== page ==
Getting Around Seoul

Traffic laws, as well as mere courtesy on the road, seem optional. Be extremely cautious crossing streets, and take liberal advantage of underground walkways, and use subway entrances as a quick, safe way to cross streets.

Even on the sidewalks, keep the kids nearby. Motorcyclists will often drive up on the sidewalk to get around traffic, and can come up on you quite suddenly. Never assume that as a pedestrian you have the right of way, and at intersections watch the cars themselves rather than relying solely on traffic lights or WALK/DON'T WALK signs. Even older kids will need some time to adjust to the new rules of the road before being able to cross streets alone safely.

The good news is that the subway system is clean, safe and goes everywhere. You can buy your ticket either from a machine or at a window near the entrance to the subway. “Kids” go for half price; I am not sure what the official rules are, but our nine year old always has to pay while our five year old usually does not. Once you pass through the wicket, keep your ticket as you will need it to exit the subway at the other end. We always hold on to the kids' ticket(s) ourselves to keep them from getting lost enroute, though they find it fun to stick their own ticket into the machine at our destination.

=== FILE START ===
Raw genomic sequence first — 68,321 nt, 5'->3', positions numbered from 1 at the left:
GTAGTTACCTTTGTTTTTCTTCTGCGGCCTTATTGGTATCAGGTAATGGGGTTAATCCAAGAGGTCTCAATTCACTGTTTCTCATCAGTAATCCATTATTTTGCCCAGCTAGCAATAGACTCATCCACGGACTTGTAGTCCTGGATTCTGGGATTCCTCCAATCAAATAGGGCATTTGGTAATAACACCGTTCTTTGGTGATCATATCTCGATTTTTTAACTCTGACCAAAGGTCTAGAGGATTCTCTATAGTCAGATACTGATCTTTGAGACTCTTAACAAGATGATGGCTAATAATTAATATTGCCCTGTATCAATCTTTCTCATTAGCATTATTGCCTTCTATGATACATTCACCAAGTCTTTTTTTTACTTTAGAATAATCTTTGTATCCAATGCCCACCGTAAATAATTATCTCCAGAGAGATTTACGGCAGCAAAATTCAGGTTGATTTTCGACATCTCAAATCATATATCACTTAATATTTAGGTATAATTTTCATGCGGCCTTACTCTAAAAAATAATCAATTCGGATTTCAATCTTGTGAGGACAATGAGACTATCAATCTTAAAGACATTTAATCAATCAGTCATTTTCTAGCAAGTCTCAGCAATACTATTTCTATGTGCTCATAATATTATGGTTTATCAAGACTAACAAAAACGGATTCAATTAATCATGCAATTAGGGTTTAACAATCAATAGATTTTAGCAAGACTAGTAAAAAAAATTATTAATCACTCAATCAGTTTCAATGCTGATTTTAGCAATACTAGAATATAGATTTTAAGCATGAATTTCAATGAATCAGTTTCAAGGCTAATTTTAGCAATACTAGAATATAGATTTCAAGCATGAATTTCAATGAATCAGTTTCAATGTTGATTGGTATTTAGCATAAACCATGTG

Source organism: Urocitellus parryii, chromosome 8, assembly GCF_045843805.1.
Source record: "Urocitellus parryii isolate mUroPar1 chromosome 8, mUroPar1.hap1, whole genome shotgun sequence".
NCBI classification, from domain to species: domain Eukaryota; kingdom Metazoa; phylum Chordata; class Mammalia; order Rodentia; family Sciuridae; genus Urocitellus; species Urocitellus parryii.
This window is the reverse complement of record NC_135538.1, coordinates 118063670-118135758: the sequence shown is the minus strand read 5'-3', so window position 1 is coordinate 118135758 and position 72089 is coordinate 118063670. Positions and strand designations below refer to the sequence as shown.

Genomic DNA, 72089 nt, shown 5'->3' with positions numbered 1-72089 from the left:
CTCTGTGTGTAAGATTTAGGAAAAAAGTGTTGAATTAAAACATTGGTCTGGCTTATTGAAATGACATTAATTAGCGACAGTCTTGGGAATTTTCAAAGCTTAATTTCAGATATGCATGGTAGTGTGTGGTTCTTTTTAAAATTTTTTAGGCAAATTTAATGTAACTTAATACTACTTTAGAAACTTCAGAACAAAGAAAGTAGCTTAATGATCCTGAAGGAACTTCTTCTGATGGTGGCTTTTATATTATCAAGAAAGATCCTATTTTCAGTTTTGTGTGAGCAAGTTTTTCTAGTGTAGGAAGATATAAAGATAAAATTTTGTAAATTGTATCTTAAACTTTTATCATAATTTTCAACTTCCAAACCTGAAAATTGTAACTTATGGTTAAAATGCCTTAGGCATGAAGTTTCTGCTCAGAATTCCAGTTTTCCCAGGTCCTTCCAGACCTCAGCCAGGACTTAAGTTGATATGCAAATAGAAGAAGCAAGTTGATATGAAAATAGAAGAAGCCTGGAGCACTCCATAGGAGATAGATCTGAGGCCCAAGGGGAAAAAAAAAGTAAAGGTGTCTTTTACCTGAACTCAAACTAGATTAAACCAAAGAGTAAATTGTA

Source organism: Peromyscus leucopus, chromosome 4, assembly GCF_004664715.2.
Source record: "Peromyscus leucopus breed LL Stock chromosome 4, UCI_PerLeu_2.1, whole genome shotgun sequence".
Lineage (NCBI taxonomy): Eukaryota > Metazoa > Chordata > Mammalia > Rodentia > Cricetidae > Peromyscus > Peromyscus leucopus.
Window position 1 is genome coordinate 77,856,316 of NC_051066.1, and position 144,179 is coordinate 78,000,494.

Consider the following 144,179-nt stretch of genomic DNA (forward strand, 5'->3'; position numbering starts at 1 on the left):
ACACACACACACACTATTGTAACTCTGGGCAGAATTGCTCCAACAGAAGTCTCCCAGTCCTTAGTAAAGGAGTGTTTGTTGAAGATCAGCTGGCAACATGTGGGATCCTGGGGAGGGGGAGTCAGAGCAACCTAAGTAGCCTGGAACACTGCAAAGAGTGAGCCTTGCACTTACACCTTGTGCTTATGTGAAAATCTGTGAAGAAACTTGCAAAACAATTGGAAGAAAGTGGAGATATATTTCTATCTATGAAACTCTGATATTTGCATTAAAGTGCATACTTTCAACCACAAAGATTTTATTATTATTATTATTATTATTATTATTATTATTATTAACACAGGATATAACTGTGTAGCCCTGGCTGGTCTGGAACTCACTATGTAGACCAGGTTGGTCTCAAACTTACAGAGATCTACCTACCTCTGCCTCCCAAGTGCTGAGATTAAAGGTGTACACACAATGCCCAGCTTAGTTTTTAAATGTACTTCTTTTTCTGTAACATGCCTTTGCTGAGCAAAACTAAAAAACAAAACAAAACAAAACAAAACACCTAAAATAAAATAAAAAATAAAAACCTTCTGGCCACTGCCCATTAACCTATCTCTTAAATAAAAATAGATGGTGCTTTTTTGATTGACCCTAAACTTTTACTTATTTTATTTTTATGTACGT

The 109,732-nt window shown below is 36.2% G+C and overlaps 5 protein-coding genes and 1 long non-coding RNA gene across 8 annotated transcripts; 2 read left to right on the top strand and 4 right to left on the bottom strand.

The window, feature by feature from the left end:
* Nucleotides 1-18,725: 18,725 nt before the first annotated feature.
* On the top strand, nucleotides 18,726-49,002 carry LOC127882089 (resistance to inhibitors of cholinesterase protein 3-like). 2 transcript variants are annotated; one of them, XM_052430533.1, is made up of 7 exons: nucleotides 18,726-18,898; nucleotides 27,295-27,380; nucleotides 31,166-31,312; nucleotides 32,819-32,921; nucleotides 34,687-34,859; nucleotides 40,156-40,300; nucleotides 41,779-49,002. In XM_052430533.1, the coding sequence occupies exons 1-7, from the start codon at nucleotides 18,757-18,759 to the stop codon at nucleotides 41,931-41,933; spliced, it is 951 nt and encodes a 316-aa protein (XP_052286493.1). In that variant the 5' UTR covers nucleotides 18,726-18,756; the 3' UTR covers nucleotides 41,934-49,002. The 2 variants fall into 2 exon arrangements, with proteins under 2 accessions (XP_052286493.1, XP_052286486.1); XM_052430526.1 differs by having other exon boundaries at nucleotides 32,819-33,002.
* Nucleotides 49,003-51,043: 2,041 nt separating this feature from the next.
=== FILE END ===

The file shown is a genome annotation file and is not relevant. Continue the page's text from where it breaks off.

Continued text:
Taxis are available easily, at least during the day and when it is not raining. You can hail one on the street. Black taxis are the deluxe models and charge more for a bigger back seat and air conditioning. The grey taxis are slightly smaller and cheaper to ride. It is best to have you destination written in Korean if you cannot speak Korean.

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